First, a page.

So I’ll be Walking in This World over the next few months. I hope you’ll come with me. I’m sure I’ll be sharing insights and setbacks, triumphs and failures with you in the coming weeks.
How do you overcome creative hurdles in your life?
I’ve been back from my Epic Adventure for about six weeks now. I gotta tell you, it’s taken that long to get back into the swing of things. Which is something, considering the trip itself was only three weeks. But we did a hell of alot of living in those three weeks, so it has taken some time to process.
I felt creatively disconnected during my travels this time around. I thought I would feel the opposite, but somehow that didn’t pan out. A friend recently asked me if I enjoyed my trip. I said that yes, I did enjoy it, but I’m actually enjoying it more now that we are back. Isn’t that funny? The memory of the trip is providing more joy and fueling the creative fire more than than the actual experience of it. Weird. But cool. I’m cool with that.
I have that creative itch again. That little voice inside that says, “Write! Draw! Paint! Make stuff! Do it now!” I like that voice. That voice feels good. That voice is so happy at 7am with a cup of coffee, a notebook and a pen, sitting on my front porch in the stillness of the suburban morning. That voice is sometimes a whisper, but it’s gaining momentum. It’ll be a roar soon.
But I’m not quite there yet. I’ve actually got a little more traveling to do. Crazy. It’s been an absolute embarrassment of travel over here since May. First Colorado, then Orlando, then Chicago, then Frankfurt, then Rome, the Istanbul, then Bulgaria, then Greece, then back home, now off to the beach for a couple of days (poor me) and then camping in Sequoia next week. Then home for a good spell.
I’m really looking forward to settling in. It’s getting to be that time of year. Summer will turn to fall, and I’ll be incubating and coaxing ideas into life. I can’t wait.
“If you don’t have a dream, how can you have a dream come true?” –Jiminy Cricket
It hit me the other day – I’m 40. Okay, it’s been hitting me every day, but you know what I mean.
It’s time to go big or go home.
No more small time dreams for me, friends. No more tailoring my visions of the future into something that seems attainable. No more living life on a small scale.
It’s go time.
I’m dreaming big, now. I got big dreams, and I am putting plans into motion and working towards those dreams, day by day. It’s baby steps, but enough baby steps eventually equal the distance of one giant leap.
I decided to create tangible evidence of my big dream pursuits. Something that says, “Hey! Big Dream! Over here!” So I made a gigantic dreamcatcher, one big enough to capture some of the biggest dreams out there, and I put it on my front door.
(I have a very tolerant and supportive husband.)
I cannot tell you how much fun I had making this. I have a tendency to hoard crafting supplies or bits of this and that to be upcycled at a later date. This project (with some additional treasures found at the Long Beach Center For Creative Reuse) was made with all that artful detritus.
I think it fairly screams, “Big dreams welcome here!”
Want to make your own dreamcatcher? Here’s a great tutorial from The Journey Junkie.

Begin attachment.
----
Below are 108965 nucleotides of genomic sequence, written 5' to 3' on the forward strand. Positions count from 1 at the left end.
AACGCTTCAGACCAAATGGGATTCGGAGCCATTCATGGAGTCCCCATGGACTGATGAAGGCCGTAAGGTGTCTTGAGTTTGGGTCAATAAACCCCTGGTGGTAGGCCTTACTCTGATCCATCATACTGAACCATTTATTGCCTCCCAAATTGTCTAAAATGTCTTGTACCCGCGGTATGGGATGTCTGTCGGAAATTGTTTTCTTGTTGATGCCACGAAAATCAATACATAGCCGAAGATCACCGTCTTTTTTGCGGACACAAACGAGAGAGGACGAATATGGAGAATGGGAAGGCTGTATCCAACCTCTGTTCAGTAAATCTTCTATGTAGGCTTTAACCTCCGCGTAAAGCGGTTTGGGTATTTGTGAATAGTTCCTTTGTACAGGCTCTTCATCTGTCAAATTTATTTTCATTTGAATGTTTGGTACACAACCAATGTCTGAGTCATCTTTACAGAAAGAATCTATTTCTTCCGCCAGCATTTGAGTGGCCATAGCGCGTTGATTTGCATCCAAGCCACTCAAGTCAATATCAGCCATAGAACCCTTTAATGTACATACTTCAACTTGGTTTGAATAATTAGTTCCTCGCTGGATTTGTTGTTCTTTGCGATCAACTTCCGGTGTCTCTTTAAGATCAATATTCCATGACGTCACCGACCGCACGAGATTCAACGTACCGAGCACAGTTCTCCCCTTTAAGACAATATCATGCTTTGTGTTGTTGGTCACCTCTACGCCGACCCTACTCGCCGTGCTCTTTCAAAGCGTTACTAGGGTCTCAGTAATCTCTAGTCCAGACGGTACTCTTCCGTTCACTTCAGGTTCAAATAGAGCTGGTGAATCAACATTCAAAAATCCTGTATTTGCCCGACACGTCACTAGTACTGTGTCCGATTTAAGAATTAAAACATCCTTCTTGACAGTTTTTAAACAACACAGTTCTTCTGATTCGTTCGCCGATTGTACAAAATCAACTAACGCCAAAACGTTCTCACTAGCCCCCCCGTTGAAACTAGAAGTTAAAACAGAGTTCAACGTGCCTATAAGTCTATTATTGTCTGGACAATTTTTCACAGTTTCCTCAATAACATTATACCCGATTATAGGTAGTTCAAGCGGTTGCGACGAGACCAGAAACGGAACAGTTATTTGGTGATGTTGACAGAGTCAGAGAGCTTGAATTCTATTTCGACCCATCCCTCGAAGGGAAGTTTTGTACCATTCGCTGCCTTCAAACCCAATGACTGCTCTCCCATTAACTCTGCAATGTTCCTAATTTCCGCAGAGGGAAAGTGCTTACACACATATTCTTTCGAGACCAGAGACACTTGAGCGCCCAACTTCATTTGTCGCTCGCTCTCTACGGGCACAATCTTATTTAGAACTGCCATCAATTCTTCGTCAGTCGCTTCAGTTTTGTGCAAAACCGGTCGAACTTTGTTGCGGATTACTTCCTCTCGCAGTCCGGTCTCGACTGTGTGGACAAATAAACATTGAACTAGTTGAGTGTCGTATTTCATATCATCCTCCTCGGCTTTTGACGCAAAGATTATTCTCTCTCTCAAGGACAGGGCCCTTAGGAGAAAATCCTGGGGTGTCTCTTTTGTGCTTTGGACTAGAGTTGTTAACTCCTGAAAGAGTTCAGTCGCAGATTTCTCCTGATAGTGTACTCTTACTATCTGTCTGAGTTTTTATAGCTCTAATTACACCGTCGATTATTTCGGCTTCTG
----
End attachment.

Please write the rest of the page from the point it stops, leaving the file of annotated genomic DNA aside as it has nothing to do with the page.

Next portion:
Go ahead, I dare. I dare you to dream big. Because what greater joy is there in life besides having that big dream come true?
I’ve been hit with the doldrums lately, feeling a bit tired and used up. I know enough about myself to know that sometimes the best possible cure for my malaise is to dive into a new creative project. The universe aligned to make that happen rather suddenly, and the very night that I was searching for my next thing, a friend of mine on Facebook posted about The 100 Day Project. And it was starting the very next day – April 6.
The concept is simple – what can you do with 100 days?
There’s a TON of things I’d like to do with 100 days, which would include everything from writing a new short story every day to learning how to watercolor. The catch for me is that I’m going to be traveling for about six weeks during those 100 days, so whatever I do has to be portable. I decided not to focus on writing, since I already do a large amount of writing every day. I wanted to do something with my hands, and something that could help me through my current existential crisis.
I took to Pinterest, as one does when one is seeking creative inspiration. I did a search for DIY projects, small art projects and the like. I thought about sketching hands for 100 days, but that sounded tedious. I thought about taking self portraits for 100 days, but that’s just really selfies these days and I already probably post a selfie a day.
Then I ran across some information about mind maps.
I’d considered delving into mind maps a few months ago, as a way to brainstorm blog post ideas. I saw some fantastically creative mind maps on Pinterest and created a board if you care to check them out.
The next morning I went to Continental Art Supply here in Reseda (a fantastic art store if you happen to live in the San Fernando Valley) and picked up a sketch book. I figured I’d tote some colored pencils with me on our travels, which I already have. I also, on a whim, picked up some oil pastels, which I have never worked with and had me intrigued. Why not try a new medium while I’m at it?
I’m two days in, and this is what I’ve created thus far:
You can follow along on Instagram with the hashtag #The100DayProject. Or better yet, you can join in! It is not too late to jump into this boat with the rest of us.
What could you do with 100 days?
The spirit of the time as experienced by me, Amy Clites